By the same authors

From the same journal

Chiral liquid crystals for ferroelectric, electroclinic and antiferroelectric displays and photonic devices

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Chiral liquid crystals for ferroelectric, electroclinic and antiferroelectric displays and photonic devices. / Goodby, J W ; Toyne, K J ; Hird, M ; Styring, P ; Lewis, R A ; Beer, A ; Dong, C C ; Glendenning, M E ; Jones, J C ; Lymer, K P ; Slaney, A J ; Minter, V ; Chan, L K M .

In: SECOND INTERNATION CONFERENCE ON IMAGE AND GRAPHICS, PTS 1 AND 2, Vol. 3955, 2000, p. 214.

Research output: Contribution to journalArticlepeer-review

Harvard

Goodby, JW, Toyne, KJ, Hird, M, Styring, P, Lewis, RA, Beer, A, Dong, CC, Glendenning, ME, Jones, JC, Lymer, KP, Slaney, AJ, Minter, V & Chan, LKM 2000, 'Chiral liquid crystals for ferroelectric, electroclinic and antiferroelectric displays and photonic devices', SECOND INTERNATION CONFERENCE ON IMAGE AND GRAPHICS, PTS 1 AND 2, vol. 3955, pp. 214.

APA

Goodby, J. W., Toyne, K. J., Hird, M., Styring, P., Lewis, R. A., Beer, A., Dong, C. C., Glendenning, M. E., Jones, J. C., Lymer, K. P., Slaney, A. J., Minter, V., & Chan, L. K. M. (2000). Chiral liquid crystals for ferroelectric, electroclinic and antiferroelectric displays and photonic devices. SECOND INTERNATION CONFERENCE ON IMAGE AND GRAPHICS, PTS 1 AND 2, 3955, 214.

Vancouver

Goodby JW, Toyne KJ, Hird M, Styring P, Lewis RA, Beer A et al. Chiral liquid crystals for ferroelectric, electroclinic and antiferroelectric displays and photonic devices. SECOND INTERNATION CONFERENCE ON IMAGE AND GRAPHICS, PTS 1 AND 2. 2000;3955:214.

Author

Goodby, J W ; Toyne, K J ; Hird, M ; Styring, P ; Lewis, R A ; Beer, A ; Dong, C C ; Glendenning, M E ; Jones, J C ; Lymer, K P ; Slaney, A J ; Minter, V ; Chan, L K M . / Chiral liquid crystals for ferroelectric, electroclinic and antiferroelectric displays and photonic devices. In: SECOND INTERNATION CONFERENCE ON IMAGE AND GRAPHICS, PTS 1 AND 2. 2000 ; Vol. 3955. pp. 214.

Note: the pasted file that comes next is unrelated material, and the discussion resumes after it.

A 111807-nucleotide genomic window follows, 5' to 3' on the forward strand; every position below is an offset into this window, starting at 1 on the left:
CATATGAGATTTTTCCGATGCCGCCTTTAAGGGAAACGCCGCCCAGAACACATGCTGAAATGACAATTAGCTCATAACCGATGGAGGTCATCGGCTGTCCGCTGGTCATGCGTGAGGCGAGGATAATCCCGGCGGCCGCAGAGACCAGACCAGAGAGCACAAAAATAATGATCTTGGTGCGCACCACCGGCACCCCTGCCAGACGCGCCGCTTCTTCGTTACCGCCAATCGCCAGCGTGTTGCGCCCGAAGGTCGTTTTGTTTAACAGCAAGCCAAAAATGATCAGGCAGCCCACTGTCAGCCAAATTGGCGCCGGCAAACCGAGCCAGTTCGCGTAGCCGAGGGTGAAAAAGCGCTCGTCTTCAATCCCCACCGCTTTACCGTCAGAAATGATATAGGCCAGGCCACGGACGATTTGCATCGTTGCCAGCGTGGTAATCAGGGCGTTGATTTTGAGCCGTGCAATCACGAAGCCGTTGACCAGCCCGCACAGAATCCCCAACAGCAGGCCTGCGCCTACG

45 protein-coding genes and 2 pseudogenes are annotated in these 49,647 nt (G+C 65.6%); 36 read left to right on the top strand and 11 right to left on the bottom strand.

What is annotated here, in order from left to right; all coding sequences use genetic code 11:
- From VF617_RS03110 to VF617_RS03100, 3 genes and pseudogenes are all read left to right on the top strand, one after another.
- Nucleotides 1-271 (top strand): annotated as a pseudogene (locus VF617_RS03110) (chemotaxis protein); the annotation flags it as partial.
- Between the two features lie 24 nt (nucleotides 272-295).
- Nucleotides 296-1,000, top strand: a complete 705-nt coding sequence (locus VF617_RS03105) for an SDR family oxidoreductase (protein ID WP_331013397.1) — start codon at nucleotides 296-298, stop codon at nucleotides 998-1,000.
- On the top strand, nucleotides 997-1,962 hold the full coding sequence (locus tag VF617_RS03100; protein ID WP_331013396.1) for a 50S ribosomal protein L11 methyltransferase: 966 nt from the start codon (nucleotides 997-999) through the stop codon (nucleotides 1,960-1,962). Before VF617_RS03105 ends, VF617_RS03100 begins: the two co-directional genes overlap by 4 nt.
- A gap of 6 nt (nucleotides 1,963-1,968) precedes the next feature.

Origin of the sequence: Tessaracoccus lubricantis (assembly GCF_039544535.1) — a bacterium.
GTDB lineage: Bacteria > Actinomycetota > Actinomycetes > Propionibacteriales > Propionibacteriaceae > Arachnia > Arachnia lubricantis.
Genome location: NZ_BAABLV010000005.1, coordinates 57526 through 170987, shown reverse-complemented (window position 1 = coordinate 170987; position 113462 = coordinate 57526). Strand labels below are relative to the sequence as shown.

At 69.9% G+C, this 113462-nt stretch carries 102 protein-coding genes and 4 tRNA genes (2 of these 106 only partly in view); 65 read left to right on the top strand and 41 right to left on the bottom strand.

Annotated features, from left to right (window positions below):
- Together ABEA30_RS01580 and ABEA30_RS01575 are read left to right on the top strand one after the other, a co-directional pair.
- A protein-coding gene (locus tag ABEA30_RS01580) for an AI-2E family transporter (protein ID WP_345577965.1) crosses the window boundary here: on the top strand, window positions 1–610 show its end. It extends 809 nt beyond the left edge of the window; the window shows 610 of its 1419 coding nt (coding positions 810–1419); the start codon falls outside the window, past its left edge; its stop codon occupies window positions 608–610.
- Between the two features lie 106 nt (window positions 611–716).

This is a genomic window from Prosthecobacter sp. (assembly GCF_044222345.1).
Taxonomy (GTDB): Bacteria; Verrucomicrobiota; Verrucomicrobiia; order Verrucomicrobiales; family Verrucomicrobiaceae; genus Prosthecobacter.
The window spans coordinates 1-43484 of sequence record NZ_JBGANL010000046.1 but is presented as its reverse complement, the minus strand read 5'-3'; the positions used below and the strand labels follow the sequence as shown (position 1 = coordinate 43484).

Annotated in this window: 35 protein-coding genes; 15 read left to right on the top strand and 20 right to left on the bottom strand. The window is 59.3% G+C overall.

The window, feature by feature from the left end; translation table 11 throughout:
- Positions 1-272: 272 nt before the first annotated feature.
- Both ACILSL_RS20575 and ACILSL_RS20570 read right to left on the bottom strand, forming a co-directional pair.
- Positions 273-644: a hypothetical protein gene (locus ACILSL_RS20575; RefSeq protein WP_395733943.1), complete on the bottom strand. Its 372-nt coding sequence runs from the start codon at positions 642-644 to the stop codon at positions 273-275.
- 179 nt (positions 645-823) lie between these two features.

Bibtex - Download

@article{b4b32db5a7334acabf89609258008629,
title = "Chiral liquid crystals for ferroelectric, electroclinic and antiferroelectric displays and photonic devices",
abstract = "Ferroelectric and antiferroelectric liquid crystals have shown great promise for use in large area flat panel displays because of their fast switching and bistable operation. However, the commercialization of FLCDs and AFLCDs using surface stabilized geometries has not materialized for a number of reasons, most notably shock instability, the need to control the cell spacing of the display to between 1 and 2 mu m, and competition from actively addressed nematic displays. Surface stabilized displays are nevertheless finding niche markets in areas such as spatial light modulators, microdisplays, and projection systems. Even though this is the present situation it is clear that FLCs and AFLCs will be used advantageously in the future in active matrix configurations to give LCDs that operate at video-frame rates. Furthermore, there are many emerging uses for such materials in the areas of photonics and sensors eg, novel switching; and wavelength filtering components based on liquid crystal phase modulators and filters. There is also interest in utilizing LC technology in fibre optic networks, telecommunication transmission systems, interconnecting networks in large computers, optical image processors, and optically accessible electronic memory structures. All of these applications require fast switching materials that are stable and non-absorbent to light of various wavelengths.",
keywords = "liquid crystals, LCDs, ferroelectrics, antiferroelectrics, displays, gels, hosts, dopants, DIELECTRIC BIAXIALITY, SUBSTITUENTS, MIXTURES",
author = "Goodby, {J W} and Toyne, {K J} and M Hird and P Styring and Lewis, {R A} and A Beer and Dong, {C C} and Glendenning, {M E} and Jones, {J C} and Lymer, {K P} and Slaney, {A J} and V Minter and Chan, {L K M}",